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Format: Paperback
At the outset, I'll admit that I am of Cumings stock, so I had alterior motives for reading this book. Although I enjoyed the book as insight to old clan history, I was also pleasantly surprised by the book in terms of its fresh perspective on medieval history. I am a recent history graduate, and as such I enjoyed Young's book as a unique view of history.

The medieval era is predominantly evaluated in terms of royalty, though the reality of powerful families (such as the later Medicis of the Ren.) are often ignored. Such powerful networks were often more influential than kings, but because the "historians" of the age often worked in royal courts, there is little mention of powerful families.

For both Comyn descendants and medieval enthusiasts who want a more thorough understanding of the period, I would recommend this book. The only qualification I'll add is that Young writes in a very academic style that is going to be a bit dry for most readers.
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I bought this book to understand the history leading up to Robert the Bruce's murder of his rival, John Comyn, in Greyfriars' Church in Dumfries, Scotland in February 1306. No one knows why Robert Bruce called Comyn to a meeting or what set off the argument that ended when Bruce stabbed Comyn with a dagger. All they know, is that less than six weeks later, Bruce managed to get himself declared king and set about destroying the Comyns, who where the most powerful family in Scotland during the thirteenth century and in the fourteen century before Bruce squashed them. I was hoping this book would tell me about the personalities, what led to the rivalry, and why Bruce ultimately prevailed against a much stronger opponent.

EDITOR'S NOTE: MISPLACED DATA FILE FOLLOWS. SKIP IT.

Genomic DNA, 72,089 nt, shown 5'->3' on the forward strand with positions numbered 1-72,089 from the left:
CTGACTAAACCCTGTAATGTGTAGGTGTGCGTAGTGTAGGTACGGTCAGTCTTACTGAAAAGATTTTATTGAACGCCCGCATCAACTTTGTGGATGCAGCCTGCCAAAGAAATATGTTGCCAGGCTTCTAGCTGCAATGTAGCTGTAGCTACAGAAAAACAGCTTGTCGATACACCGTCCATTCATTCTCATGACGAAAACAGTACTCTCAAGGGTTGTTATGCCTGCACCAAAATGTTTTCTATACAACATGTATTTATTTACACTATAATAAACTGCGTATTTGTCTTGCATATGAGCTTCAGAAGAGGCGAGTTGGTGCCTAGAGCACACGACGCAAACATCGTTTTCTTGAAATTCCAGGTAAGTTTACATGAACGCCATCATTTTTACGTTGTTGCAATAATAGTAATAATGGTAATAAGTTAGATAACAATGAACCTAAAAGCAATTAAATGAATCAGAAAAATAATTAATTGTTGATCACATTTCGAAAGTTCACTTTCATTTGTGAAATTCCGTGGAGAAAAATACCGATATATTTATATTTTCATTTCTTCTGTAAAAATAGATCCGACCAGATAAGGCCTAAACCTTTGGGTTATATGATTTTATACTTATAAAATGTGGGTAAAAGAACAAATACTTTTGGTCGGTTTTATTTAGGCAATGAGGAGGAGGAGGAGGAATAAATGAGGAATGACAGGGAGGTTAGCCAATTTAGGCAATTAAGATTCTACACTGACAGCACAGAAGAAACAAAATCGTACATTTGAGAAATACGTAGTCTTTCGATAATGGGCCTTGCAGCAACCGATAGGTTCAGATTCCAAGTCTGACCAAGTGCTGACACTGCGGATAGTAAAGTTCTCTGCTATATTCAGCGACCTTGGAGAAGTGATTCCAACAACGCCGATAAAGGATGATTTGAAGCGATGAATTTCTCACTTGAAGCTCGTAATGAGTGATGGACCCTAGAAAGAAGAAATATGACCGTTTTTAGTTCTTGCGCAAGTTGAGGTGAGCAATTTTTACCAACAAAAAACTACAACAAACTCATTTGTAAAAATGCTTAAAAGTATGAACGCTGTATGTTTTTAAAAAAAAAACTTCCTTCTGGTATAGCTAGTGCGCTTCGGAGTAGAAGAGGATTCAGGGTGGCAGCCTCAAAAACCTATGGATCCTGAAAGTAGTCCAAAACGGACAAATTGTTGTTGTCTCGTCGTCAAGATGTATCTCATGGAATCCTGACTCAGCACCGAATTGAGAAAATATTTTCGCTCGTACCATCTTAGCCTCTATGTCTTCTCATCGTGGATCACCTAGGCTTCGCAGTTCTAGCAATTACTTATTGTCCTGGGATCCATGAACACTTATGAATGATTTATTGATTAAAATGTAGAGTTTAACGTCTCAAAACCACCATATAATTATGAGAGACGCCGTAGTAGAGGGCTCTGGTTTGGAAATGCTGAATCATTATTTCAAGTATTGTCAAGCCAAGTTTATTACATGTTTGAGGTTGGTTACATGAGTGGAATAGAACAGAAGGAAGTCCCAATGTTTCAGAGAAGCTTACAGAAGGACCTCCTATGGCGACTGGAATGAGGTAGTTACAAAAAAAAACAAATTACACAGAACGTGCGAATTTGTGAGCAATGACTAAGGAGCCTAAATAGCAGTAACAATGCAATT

Well -- it's kind of in there, although you have to pick it out of long list of names, dates and places -- which Comyn family members and allys held what offices when. We're talking chapers of this stuff. Young is very interested in presenting not a balanced or neutral point of view, but the Comyn point of view. He considers this a balance to fifteenth & sixteen century propoganda that favored the Bruces. And while the counterpoint is nice, I would have preferred less information about the Comyn "party," and really would have preferred that after a while he stop referring to a Comyn "party" or at least take the word out of parentheses. I managed to finish the book, but it was a slog, and honestly, I was able to find just about as much as I needed on the internet. The Comyns deserve a book about them, but one done by a writer, not just a researcher.

So, in short... great book if you are a Comyn (or Cummin or Cummings, or the other variations) so you can learn a bit about your family, it's allies, enemies and the battles that shaped your fate, but for everyone else, it's worthwhile just because there aren't any other readily available books on the subject. But then there's something to be said for that.